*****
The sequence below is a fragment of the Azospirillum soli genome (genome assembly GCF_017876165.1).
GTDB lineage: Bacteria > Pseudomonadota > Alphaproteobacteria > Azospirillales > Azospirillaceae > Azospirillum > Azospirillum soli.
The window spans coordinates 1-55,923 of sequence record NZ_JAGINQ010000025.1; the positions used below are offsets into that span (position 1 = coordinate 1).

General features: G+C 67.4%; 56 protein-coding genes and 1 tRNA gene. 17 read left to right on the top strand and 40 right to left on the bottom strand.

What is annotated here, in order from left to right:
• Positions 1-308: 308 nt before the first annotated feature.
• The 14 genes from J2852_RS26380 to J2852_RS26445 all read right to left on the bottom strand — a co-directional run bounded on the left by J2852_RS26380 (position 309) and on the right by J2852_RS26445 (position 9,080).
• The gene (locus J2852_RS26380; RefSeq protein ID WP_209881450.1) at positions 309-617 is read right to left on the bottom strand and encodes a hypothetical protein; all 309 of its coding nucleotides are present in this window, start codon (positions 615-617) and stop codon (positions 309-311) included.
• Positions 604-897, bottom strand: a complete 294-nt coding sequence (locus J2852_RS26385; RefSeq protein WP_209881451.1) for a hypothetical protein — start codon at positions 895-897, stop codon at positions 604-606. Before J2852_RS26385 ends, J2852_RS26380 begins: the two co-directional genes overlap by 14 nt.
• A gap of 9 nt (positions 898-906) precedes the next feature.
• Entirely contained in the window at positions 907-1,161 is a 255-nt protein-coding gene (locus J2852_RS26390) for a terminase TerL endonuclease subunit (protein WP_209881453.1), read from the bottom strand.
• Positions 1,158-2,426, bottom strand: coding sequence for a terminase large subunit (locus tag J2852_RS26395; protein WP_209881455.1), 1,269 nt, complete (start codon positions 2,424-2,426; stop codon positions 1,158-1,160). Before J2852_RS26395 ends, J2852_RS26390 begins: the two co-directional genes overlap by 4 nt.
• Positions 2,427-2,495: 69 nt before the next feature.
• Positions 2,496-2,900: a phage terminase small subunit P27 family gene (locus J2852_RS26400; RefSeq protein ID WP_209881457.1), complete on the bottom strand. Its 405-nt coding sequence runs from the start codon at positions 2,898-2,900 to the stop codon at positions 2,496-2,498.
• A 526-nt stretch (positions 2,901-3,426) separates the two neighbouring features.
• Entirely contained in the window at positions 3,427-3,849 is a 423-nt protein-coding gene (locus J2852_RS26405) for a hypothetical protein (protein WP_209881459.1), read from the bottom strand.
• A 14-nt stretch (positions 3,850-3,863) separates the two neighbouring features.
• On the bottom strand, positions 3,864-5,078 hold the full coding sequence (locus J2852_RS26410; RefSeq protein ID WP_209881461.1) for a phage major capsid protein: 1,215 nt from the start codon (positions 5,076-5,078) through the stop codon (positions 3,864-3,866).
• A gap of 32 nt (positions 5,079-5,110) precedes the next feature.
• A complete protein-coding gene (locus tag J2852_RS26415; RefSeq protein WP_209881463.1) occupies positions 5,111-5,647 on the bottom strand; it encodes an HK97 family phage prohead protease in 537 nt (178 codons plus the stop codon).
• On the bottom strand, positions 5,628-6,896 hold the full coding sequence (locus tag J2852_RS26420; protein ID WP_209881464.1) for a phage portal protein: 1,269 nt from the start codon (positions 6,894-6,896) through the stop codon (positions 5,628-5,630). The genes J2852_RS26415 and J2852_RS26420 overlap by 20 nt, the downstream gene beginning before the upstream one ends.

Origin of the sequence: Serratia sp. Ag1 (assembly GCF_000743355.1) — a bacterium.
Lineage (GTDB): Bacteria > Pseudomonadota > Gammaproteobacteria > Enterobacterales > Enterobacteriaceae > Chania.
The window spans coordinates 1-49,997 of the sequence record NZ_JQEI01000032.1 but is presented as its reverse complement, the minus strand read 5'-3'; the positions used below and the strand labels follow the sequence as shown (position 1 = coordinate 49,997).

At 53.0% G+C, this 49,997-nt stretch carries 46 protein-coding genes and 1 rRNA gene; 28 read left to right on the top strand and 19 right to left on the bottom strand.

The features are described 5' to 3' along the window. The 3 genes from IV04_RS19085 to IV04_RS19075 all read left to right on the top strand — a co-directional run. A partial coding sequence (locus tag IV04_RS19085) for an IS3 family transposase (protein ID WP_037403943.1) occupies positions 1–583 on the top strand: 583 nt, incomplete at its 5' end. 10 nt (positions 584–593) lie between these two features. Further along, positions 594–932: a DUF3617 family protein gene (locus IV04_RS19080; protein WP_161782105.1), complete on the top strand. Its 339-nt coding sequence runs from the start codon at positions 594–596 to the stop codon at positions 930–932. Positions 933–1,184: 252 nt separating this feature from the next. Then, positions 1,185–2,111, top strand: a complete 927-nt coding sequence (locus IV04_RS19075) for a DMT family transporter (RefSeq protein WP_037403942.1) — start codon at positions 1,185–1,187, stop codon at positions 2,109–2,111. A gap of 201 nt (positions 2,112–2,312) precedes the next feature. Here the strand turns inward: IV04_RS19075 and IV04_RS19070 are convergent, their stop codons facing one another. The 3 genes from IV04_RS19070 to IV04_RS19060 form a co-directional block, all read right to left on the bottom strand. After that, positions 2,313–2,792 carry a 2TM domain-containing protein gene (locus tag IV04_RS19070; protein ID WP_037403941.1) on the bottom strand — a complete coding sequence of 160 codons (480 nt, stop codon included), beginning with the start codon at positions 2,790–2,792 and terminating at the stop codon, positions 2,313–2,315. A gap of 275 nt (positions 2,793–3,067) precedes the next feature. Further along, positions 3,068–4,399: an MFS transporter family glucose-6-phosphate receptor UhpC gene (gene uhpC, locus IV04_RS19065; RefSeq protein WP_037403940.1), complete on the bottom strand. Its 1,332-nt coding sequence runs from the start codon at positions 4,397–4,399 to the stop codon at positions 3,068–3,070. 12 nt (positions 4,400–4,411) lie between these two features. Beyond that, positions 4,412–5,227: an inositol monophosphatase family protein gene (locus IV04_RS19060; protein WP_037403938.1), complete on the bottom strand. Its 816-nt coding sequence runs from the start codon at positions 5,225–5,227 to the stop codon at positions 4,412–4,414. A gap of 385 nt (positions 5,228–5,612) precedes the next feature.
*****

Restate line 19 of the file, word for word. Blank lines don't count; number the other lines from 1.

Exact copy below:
• A gap of 32 nt (positions 5,079-5,110) precedes the next feature.